Happy Happy Joy Joy

This is amazing:

Arguably the most important finding from the emerging economics of happiness has been the Easterlin Paradox.

What is this paradox? It is the juxtaposition of three observations:

1) Within a society, rich people tend to be much happier than poor people.
2) But, rich societies tend not to be happier than poor societies (or not by much).
3) As countries get richer, they do not get happier.

Easterlin offered an appealing resolution to his paradox, arguing that only relative income matters to happiness. Other explanations suggest a “hedonic treadmill,” in which we must keep consuming more just to stay at the same level of happiness.

Either way, the policy implications of the Paradox are huge, as they suggest that economic growth may not raise well-being by much.

Given the stakes in this debate, Betsey Stevenson and I thought it worth reassessing the evidence.

We have re-analyzed all of the relevant post-war data, and also analyzed the particularly interesting new data from the Gallup World Poll.

Last Thursday we presented our research at the latest Brookings Panel on Economic Activity, and we have arrived at a rather surprising conclusion:

There is no Easterlin Paradox.

Read it. It’s a beautiful example of how absence of evidence does not equal evidence of absence (you paying attention, atheists?)

Personally, I always suspected this was bullshit for a variety of reasons. Primarily lifespan. Even if we assume that the typical person has a fixed mean level of happiness — say 14 Abigails per year — then a longer life means more happiness over the integral from birth to death. A lifespan of 50 years means 700 Abigails of happiness while a lifespan of 80 years means 1120 Abigails.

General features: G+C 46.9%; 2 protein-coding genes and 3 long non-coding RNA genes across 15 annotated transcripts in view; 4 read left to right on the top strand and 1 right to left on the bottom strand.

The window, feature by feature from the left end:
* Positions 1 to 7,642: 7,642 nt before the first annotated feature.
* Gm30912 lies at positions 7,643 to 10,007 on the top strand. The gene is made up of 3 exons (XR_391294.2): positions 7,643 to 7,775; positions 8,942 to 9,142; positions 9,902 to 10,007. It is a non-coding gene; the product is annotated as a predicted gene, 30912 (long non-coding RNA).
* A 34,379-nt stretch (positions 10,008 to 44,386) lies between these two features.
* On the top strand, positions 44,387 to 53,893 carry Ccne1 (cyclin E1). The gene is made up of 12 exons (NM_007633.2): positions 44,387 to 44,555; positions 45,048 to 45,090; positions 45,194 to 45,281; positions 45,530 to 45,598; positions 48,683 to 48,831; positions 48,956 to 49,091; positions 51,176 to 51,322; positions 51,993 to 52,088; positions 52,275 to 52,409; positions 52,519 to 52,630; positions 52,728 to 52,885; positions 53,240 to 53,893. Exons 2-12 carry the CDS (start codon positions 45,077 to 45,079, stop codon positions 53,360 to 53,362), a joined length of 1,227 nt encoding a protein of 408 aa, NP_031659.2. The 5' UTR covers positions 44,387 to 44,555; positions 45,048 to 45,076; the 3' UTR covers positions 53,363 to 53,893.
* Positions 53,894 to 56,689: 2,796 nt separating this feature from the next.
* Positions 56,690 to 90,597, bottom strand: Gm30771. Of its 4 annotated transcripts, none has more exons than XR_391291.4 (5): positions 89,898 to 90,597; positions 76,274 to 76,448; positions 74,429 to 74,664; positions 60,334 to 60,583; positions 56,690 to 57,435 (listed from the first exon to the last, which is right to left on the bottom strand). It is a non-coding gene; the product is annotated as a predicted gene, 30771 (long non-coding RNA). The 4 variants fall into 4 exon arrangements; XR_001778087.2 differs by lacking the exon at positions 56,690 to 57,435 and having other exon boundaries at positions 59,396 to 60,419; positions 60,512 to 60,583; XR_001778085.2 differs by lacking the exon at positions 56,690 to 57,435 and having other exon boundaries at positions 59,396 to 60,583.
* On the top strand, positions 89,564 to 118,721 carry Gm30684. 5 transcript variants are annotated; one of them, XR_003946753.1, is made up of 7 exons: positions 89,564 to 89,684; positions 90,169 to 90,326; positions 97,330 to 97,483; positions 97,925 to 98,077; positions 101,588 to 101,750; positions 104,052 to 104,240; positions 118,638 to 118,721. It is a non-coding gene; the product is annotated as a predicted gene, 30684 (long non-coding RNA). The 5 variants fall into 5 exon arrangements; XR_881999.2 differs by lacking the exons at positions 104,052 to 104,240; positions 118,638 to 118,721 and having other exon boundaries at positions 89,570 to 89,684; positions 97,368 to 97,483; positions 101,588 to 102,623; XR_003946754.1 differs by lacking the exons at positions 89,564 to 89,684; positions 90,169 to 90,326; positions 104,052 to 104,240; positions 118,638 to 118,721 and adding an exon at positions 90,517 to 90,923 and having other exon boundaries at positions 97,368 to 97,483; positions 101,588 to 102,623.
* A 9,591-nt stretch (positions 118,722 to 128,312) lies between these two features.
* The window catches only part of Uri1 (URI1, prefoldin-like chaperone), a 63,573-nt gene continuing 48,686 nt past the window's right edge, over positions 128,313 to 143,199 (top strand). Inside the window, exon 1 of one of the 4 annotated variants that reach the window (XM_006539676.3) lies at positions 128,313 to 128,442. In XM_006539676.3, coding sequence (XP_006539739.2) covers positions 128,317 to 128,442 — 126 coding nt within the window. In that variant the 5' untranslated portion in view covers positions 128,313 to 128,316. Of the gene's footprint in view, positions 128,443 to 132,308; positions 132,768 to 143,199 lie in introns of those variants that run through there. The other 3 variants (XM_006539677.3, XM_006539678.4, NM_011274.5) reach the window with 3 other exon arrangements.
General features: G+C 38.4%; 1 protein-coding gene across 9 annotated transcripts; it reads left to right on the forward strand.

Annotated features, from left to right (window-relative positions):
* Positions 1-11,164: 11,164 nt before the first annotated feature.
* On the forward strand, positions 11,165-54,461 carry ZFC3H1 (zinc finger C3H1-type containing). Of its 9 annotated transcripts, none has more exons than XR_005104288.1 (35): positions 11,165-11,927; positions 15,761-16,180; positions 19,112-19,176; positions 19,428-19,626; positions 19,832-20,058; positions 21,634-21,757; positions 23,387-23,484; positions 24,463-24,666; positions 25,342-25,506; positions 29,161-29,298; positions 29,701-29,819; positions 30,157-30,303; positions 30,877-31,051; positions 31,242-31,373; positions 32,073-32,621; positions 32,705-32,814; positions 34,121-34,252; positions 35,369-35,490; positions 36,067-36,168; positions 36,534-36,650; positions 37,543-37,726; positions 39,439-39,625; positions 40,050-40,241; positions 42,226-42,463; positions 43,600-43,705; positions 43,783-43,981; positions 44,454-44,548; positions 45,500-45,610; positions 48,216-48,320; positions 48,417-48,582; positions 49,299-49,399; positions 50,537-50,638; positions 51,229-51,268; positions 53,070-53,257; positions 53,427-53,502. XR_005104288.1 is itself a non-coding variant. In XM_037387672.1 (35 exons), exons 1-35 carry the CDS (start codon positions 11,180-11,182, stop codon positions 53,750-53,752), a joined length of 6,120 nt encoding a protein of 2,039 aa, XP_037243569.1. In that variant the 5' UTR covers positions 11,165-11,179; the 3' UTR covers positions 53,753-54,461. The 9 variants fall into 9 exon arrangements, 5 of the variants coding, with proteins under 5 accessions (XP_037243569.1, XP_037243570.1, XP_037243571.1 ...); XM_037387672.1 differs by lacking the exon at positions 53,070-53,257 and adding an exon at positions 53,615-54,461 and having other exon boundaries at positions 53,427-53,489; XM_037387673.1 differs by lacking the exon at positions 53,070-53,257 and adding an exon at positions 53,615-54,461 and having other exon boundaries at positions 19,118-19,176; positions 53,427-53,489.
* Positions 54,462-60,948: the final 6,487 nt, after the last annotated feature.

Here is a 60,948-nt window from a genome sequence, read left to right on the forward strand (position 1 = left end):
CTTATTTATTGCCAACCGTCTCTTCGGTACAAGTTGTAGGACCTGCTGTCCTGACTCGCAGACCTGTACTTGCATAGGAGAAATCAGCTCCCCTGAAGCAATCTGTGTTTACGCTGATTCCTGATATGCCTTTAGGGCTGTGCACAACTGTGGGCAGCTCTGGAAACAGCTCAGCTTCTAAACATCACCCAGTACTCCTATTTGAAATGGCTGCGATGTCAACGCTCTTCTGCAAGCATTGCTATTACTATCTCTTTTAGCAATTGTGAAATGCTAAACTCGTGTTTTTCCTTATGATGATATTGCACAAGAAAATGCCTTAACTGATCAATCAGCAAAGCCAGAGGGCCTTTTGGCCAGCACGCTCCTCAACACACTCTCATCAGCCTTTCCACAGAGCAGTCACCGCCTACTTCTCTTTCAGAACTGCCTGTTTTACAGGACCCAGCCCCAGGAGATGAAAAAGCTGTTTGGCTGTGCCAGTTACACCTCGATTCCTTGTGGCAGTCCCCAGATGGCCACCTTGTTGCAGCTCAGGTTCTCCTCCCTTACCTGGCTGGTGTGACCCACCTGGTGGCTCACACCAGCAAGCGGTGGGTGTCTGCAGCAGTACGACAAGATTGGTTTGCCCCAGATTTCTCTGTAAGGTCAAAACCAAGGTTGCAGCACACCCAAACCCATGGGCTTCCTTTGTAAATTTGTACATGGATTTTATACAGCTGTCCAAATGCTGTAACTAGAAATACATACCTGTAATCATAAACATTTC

Sociologists. I don’t think they think about these things very hard.

3 Responses to “Happy Happy Joy Joy”

  1. rpl says:

    “It’s a beautiful example of how absence of evidence does not equal evidence of absence (you paying attention, atheists?)”

    Yeah, I’m paying attention. I’m paying attention to how I’m the only one who *doesn’t* think he has a hotline to creator of the universe. Really, if you were looking for an example of the “absence of evidence fallacy,” you could hardly have picked a worse one.

  2. Mike says:

    There’s a huge difference between thinking you have a hotline to God and having genuine open questions about the nature of the Universe.

    I do think this is a classic example of the absence of evidence fallacy. As it turned out, we didn’t have the data to constrain this problem. Yet, huge books were written about it. Policy was promoted based on this. Massive volumes of ink and electrons were spilled trying to puzzle it out.

  3. rpl says:

    When I said “you could hardly have picked a worse example” I was referring to your pointless and irrelevant swipe at atheists. While there may indeed be some theists who limit their speculations to “open questions about the nature of the Universe,” the overwhelming majority of theists claim that God has communicated to them detailed knowledge of His preferences on human behavior. Observing that theists cannot possibly know the things that most of them claim to know is hardly an “absence of evidence” fallacy.